Similar to other places in Asia, Hong Kong is deeply rooted in a typical hierarchical structure of Chinese society that power distance between the teachers (lower position) and principals (higher position) exists in schools. Practice of teacher leadership seems to be a distant future for beginning teachers. This paper examines the development of beginning teacher leadership through teacher-principal interactions. What effects of the interactions have on beginning teachers’ leadership development? How do principals’ leadership practices infuse beginning teacher leadership in the interactions? The findings are derived from interviews and collected documentary evidence of twelve beginning teachers teaching in primary, secondary and special schools. The teachers provided detailed accounts of their interactions with school principals over the past two years through which the teachers’ leadership development was directed and situated in specific school cultures. Results unveil that different school cultures could affect the teachers’ aspiration for and development of leadership in curriculum and instruction. Influences of principal-teacher interactions on development of teacher leadership are identified in four types of school cultures. The effects of the influences are then contextualized as “higher-power distance”, “policy-driven”, “hierarchical” and “individualistic”. Implications for development of teacher leadership are discussed.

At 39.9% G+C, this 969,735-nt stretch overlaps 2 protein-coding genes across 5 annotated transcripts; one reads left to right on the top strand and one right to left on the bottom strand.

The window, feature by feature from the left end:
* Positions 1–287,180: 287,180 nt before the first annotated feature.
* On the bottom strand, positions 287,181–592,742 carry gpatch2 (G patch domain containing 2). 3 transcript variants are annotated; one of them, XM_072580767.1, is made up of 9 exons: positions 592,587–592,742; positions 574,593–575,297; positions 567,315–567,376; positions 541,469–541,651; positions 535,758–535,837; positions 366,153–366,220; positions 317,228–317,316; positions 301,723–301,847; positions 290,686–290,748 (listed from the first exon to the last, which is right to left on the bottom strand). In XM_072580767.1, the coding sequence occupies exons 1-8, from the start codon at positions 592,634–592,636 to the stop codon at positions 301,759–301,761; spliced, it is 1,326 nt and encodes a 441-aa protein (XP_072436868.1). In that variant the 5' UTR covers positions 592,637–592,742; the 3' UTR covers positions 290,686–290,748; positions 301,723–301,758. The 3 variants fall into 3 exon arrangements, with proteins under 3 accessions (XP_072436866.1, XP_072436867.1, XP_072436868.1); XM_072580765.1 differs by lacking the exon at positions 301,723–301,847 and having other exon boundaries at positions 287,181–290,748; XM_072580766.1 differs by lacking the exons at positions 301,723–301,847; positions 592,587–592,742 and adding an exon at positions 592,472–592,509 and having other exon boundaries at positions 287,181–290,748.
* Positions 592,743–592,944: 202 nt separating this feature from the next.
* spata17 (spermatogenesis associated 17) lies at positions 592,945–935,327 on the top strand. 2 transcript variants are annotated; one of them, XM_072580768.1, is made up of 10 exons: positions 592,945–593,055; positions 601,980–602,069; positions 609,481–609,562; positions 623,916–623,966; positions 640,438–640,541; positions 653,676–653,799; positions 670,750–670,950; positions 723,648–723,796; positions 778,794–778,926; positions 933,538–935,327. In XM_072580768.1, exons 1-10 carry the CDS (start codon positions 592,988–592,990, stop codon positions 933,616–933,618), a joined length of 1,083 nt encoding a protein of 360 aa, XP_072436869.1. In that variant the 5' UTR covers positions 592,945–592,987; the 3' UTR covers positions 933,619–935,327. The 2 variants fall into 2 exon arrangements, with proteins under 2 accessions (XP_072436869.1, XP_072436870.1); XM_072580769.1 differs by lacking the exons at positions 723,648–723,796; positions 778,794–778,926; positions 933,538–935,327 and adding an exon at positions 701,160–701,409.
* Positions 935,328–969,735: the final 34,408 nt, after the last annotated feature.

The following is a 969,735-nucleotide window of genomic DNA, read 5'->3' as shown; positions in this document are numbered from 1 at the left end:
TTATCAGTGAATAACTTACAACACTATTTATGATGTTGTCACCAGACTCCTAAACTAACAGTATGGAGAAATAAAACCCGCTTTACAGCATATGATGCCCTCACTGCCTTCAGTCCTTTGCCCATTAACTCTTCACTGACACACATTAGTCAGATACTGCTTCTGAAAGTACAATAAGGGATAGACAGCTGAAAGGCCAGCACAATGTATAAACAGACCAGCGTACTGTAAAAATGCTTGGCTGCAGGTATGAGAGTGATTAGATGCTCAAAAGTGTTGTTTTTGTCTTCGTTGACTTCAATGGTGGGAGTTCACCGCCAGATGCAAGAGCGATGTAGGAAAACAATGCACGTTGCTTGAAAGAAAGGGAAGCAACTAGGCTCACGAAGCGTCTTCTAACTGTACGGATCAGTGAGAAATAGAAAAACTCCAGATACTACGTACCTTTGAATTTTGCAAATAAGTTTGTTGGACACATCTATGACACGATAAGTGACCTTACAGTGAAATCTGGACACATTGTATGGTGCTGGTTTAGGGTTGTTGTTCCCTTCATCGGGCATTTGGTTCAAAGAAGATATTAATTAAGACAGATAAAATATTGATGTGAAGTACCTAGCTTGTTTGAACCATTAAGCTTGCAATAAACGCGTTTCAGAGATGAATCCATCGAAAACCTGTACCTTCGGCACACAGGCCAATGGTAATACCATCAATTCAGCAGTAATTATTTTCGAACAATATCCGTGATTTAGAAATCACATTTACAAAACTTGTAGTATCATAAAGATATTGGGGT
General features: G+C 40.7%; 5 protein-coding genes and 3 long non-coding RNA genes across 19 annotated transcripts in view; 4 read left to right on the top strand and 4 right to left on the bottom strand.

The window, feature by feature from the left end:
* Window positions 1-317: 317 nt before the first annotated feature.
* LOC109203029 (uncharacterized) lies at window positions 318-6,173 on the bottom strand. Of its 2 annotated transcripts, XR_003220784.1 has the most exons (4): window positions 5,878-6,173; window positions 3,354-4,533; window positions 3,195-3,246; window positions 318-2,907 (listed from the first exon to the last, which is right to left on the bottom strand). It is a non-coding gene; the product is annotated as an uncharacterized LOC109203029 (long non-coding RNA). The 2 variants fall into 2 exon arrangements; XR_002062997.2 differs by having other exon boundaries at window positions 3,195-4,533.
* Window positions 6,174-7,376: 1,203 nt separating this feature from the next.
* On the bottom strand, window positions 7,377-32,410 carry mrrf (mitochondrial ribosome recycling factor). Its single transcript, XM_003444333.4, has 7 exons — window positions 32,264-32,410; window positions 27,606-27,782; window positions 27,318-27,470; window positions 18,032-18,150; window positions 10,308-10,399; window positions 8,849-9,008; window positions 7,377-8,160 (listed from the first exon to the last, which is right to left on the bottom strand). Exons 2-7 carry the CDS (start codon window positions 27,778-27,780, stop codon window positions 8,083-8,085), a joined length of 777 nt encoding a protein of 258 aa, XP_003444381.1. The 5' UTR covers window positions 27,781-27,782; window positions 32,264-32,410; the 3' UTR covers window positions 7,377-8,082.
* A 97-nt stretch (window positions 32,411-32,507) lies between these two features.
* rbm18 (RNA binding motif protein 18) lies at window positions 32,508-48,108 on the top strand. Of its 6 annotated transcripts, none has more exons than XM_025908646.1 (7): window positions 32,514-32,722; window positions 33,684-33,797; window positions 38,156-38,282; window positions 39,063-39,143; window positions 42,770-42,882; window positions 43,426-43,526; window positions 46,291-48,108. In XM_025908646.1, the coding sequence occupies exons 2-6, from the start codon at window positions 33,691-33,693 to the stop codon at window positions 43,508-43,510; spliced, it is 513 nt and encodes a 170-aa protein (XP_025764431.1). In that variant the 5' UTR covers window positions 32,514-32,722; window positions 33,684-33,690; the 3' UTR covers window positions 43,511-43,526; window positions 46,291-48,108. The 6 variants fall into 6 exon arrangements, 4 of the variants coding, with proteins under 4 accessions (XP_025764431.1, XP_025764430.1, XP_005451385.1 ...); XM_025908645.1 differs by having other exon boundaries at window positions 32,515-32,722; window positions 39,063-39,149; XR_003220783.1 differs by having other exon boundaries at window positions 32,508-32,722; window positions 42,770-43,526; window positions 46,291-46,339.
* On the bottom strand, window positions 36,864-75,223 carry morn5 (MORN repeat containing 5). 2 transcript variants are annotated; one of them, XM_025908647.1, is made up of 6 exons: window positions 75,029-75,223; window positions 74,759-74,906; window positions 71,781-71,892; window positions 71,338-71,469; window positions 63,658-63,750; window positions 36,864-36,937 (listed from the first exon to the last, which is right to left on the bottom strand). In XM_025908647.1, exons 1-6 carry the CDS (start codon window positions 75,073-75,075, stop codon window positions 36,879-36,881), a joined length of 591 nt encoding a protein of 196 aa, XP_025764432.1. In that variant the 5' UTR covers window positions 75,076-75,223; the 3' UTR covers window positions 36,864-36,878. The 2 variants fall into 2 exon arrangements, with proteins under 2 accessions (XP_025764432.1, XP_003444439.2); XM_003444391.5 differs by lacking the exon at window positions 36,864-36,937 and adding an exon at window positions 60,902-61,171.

|Publication status||Published - Jul 2014|